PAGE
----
Nikon D610 vs Canon 6D: best full frame DSLR on a budget

12 things you need to know to help you choose between the two top budget full frame DSLRs

Nikon D610 vs Canon 6D

A full frame DSLR is the dream camera for most photography enthusiasts. You get double the sensor size of a regular APS-C DSLR and this gives super-smooth tonality, low noise and great depth of field effects.

You can get all the latest camera reviews and news on the Techradar Camera Channel home page, but you might have missed the Nikon D610 review and the Canon 6D review because the Nikon was launched a year ago and the Canon is two years old. This means both are well into their product life cycle, but this is often the best time to buy expensive technology – as the prices prove, because both cameras are now 30% cheaper than when they were launched.

Full frame DSLRs are expensive, even the entry-level models. The Nikon D610 was launched in October 2013 at a price of £1,800/US$2,000/AU$2,300. Its budget full frame rival, the Canon EOS 6D, arrived a year earlier in September 2012, at a price of £1,800/US$2,100/AU$2,400. Back then, both cost around twice as much as a top APS-C format enthusiasts DSLR.

So both are now several hundred pounds/dollars cheaper – almost within spitting distance of a top APS-C camera. But even if a full frame DSLR is now an affordable option, which one do you choose? Here's a blow-by-blow comparison of the Nikon D610 vs Canon 6D.

01 Sensor

Both cameras have full frame sensors that are the same size as a frame of 35mm film – 36 x 24mm (actually, the Nikon's is 35.9 x 24mm, but that's not enough to make any difference). Both sensors have regular anti-aliasing filters to prevent moiré effects – the trend for removing them to improve fine detail rendition hasn't reached this part of the market yet.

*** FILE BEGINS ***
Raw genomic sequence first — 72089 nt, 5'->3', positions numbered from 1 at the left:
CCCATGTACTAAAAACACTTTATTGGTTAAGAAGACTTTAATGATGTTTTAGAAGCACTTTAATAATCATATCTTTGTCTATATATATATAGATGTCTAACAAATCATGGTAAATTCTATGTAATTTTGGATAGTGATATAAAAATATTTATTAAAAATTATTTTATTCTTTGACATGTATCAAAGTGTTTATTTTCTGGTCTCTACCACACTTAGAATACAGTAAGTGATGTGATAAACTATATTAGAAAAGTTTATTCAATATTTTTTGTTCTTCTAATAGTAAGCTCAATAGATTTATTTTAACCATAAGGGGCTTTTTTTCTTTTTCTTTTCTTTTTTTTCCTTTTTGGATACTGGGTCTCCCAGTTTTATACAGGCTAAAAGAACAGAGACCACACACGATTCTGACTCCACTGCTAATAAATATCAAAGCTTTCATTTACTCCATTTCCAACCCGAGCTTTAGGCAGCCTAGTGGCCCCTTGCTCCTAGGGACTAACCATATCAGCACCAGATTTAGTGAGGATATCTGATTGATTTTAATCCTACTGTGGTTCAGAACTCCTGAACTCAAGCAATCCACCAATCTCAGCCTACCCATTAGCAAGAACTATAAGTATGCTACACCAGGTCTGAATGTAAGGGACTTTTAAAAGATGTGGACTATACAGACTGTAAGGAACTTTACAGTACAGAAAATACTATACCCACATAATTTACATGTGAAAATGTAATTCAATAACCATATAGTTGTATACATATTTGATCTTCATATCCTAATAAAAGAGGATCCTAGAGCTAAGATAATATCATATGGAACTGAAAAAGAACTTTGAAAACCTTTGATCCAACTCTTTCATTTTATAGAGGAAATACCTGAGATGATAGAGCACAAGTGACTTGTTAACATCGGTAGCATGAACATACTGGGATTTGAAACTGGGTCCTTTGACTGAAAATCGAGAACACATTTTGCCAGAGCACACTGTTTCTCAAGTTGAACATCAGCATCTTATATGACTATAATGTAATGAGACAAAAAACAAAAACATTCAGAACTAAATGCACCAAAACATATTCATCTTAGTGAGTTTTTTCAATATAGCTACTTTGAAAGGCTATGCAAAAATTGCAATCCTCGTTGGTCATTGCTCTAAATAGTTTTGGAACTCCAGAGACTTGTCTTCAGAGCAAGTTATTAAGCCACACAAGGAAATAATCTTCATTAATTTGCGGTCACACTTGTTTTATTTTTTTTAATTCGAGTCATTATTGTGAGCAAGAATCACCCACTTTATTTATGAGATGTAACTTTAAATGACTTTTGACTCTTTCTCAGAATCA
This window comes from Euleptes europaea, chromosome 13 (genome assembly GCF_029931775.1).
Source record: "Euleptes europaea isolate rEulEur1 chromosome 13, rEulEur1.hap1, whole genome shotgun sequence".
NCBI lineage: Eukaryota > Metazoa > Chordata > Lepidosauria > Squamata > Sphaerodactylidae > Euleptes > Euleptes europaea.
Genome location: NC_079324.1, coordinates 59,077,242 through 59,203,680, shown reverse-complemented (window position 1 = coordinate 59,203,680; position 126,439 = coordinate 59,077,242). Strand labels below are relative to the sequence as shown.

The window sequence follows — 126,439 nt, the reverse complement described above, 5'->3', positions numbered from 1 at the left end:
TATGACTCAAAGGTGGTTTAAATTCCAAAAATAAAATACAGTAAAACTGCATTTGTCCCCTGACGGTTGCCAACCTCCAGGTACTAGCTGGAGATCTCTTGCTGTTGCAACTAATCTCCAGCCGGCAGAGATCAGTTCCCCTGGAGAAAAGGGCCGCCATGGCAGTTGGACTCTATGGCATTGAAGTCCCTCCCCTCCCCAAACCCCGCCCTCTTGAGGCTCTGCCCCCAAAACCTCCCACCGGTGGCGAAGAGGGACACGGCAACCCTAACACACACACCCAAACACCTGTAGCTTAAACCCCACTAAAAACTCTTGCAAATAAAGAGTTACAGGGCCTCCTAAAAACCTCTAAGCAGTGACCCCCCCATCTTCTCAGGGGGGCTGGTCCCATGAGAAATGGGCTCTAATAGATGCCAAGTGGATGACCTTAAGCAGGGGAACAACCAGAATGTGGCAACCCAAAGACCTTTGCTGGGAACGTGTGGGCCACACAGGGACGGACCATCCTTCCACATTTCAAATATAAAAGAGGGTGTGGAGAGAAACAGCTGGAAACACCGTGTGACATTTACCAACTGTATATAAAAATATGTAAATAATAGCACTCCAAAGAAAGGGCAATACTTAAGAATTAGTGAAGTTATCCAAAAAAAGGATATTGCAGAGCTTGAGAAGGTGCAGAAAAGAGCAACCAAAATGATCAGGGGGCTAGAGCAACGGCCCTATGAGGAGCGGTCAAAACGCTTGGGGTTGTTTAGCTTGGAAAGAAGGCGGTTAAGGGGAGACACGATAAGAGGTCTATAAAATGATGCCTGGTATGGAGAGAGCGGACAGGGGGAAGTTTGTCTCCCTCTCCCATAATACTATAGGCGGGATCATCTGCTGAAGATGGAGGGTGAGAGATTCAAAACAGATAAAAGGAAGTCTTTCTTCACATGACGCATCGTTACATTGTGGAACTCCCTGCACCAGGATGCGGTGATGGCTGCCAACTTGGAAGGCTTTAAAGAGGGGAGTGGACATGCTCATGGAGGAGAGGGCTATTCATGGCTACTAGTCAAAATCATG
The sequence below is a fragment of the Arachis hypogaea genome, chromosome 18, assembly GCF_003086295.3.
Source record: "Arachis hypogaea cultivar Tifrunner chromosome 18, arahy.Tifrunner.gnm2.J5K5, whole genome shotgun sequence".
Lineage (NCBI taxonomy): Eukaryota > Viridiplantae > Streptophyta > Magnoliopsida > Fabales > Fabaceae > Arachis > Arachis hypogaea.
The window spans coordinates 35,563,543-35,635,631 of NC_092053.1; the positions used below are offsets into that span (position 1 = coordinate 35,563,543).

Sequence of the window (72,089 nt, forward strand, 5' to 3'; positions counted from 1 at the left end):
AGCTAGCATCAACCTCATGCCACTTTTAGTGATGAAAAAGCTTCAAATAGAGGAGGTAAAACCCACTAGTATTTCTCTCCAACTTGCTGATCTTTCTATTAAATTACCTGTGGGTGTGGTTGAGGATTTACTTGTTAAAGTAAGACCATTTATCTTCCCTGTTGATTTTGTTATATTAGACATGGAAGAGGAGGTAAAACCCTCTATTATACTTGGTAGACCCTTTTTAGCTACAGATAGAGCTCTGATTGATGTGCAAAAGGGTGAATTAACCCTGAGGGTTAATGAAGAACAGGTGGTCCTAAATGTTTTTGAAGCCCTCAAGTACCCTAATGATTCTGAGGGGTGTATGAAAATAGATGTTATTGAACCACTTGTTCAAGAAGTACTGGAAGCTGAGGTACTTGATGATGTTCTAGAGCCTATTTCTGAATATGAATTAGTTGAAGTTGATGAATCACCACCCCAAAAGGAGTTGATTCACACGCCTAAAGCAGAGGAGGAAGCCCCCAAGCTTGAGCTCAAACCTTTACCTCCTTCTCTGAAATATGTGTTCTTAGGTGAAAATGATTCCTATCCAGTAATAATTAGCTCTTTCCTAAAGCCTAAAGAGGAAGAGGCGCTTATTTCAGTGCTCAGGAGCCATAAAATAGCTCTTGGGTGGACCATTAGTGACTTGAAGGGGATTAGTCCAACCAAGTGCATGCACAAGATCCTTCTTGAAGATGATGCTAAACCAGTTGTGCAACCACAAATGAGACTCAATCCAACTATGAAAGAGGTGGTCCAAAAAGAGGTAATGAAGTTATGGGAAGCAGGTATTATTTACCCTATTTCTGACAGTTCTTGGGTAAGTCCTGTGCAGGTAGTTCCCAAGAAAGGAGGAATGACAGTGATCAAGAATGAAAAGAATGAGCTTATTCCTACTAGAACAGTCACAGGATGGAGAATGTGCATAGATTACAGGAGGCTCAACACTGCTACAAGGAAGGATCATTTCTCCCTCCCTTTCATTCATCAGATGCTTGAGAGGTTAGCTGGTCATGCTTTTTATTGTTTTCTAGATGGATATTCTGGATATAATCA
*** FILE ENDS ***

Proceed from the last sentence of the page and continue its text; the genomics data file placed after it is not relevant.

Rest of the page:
02 Megapixels

Their megapixel ratings are broadly similar: The Nikon D610 has 24.3 megapixels, while the EOS 6D has 20 megapixels. The Nikon has a small advantage, then, but it's not particularly significant – other factors will be just as important.

03 Autofocus

The D610 has a Multi-CAM 4800 sensor, with 39 autofocus points, of which nine are the more sensitive cross type. This is quite a low number for the Nikon range – the next model up, the D750, has 51 AF points, with 15 cross-type.

Even so, the D610 looks like it should walk all over the Canon 6D in this area because the Canon has just 11 AF points, with only the central point being cross type. There's not much difference in terms of coverage though, because both cameras cluster their points tightly at the centre of the frame, so the benefit of the Nikon's extra points is lessened a bit.

The 6D does have a card up its sleeve, though: its central point is super-sensitive, working in a quarter as much light as the D610.

However, Nikon's camera can autofocus with lens/teleconverter combinations that have a maximum aperture of f/8, while the 6D AF bottoms out at f/5.6, despite that super-sensitive AF point in the centre.

04 ISO range

It's an easy win for Canon in the sensitivity area. The D610's native ISO range is 100-6400, expandable to 50-12800. The EOS 6D's native range is 100-25,600, two stops higher, and can be expanded to 50-102,400, which is two further stops on the high end.

05 Shutter speeds

Shutter speed ranges are identical, with both cameras able to take exposures as long as 30 seconds (without using Bulb mode) all the way to 1/4000 of a second at their fastest. Burst rates are similar, with the D610 capable of 5.5 frames per second and the 6D managing 4.5. Neither are action specialist cameras, but the figures are respectable and the Nikon has the edge.

06 Viewfinders

The Nikon just edges it here, too. Both cameras use an optical pentaprism, but the D610's shows a 100% view compared to the 6D's 97%. This means you may rarely find something in the extreme edge of a 6D photograph you didn't expect, as the viewfinder doesn't show the whole scene being captured. Having said that, the difference is small so you might not even notice.